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Feds tap Connecticut Obamacare chief to run HealthCare.gov

Kevin J. Counihan, right, CEO of Access Health CT, meets with operations manager James Michel in the Hartford, Conn., offices.
George Ruhe | Washington Post | Getty Images
Kevin J. Counihan, right, CEO of Access Health CT, meets with operations manager James Michel in the Hartford, Conn., offices.

Meet HealthCare.gov's first-ever new boss—he's Connecticut Obamacare's old boss.

The Obama administration on Tuesday moved to shake up the way the federal Obamacare health insurance exchange is run, appointing the head of Connecticut's successful exchange to lead HealthCare.gov.

Kevin Counihan, who spent two years overseeing Access Health CT, becomes the first person whose sole responsibility is running HealthCare.gov, whose

That federal marketplace sells private Obamacare insurance plans in 36 states, and closely deals with the 15 exchanges run by individual states and the District of Columbia. Counihan, who told reporters Tuesday that he was recruited for the federal job, also will be responsible for running the Center for Consumer Information and Insurance Oversight.

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His appointment as CEO comes nearly 11 months after HealthCare.gov's botched launch, which was blamed in part on unclear lines of authority over the exchange.

It also comes as HealthCare.gov prepares for Obamacare's second-enrollment season. Despite strongly recovering after its disastrous first two months well enough to enroll 8 million people by mid-April, HealthCare.gov is still undergoing work that could affect its operation when open-enrollment resumes Nov. 15.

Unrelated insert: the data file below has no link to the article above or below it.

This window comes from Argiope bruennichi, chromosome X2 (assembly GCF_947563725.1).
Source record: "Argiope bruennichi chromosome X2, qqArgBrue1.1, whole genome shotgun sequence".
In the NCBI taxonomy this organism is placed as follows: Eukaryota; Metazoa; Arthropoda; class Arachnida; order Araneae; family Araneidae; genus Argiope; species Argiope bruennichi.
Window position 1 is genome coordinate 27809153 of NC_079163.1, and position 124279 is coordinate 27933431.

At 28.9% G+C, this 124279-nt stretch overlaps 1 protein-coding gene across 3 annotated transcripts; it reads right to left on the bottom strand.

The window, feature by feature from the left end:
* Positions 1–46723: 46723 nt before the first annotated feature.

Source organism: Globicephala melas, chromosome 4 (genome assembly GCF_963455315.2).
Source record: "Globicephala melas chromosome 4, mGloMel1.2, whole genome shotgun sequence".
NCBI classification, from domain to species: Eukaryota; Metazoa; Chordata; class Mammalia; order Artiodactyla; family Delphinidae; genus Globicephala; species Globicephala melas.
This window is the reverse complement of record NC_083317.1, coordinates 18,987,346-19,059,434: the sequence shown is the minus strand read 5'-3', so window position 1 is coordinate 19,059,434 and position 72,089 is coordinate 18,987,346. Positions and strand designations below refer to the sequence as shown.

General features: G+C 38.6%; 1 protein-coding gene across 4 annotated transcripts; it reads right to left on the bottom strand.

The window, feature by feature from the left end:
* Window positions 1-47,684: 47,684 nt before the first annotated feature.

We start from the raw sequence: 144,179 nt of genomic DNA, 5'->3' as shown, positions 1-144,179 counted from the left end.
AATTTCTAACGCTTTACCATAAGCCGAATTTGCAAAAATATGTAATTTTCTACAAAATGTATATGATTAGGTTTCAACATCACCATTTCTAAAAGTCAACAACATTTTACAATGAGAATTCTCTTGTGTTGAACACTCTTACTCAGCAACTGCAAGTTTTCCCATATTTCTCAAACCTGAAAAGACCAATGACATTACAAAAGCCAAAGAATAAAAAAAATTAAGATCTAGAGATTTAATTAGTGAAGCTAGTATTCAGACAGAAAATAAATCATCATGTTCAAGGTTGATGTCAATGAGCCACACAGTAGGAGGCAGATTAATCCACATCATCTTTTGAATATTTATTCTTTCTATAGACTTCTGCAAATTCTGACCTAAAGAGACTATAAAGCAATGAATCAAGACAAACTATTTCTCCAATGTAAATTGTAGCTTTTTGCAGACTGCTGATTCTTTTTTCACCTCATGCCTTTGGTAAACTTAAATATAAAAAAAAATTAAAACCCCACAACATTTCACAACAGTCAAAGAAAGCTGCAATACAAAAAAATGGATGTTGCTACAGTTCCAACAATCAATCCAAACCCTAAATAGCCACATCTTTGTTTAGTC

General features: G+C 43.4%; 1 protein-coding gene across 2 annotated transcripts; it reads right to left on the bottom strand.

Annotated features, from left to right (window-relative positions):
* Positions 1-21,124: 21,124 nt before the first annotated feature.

Counihan, during an interview with CNBC's "Street Signs," acknowledged that everything is not likely to work perfectly for HealthCare.gov this season.

"There's going to be more problems . . . more work to be done, but every year it's going to be easier," said Counihan. He also said he said it is important to have "clear lines of accountability" in an organization like HealthCare.gov, which he added would benefit from some "private-sector principles."

Counihan, 59, will report directly to Marilyn Tavenner, head of the federal Centers for Medicare and Medicaid Services, which is responsible for HealthCare.gov's operation.

He previously served, from 2006 until 2011, as chief marketing officer for Massachusetts' health exchange, which was set up by then-Gov. Mitt Romney, and which became one of the templates for Obamacare.

Counihan's appointment comes after Access Health CT was singled out as having one of the best performances by any of the 14 individual states that sold health plans under the Affordable Care Act this year.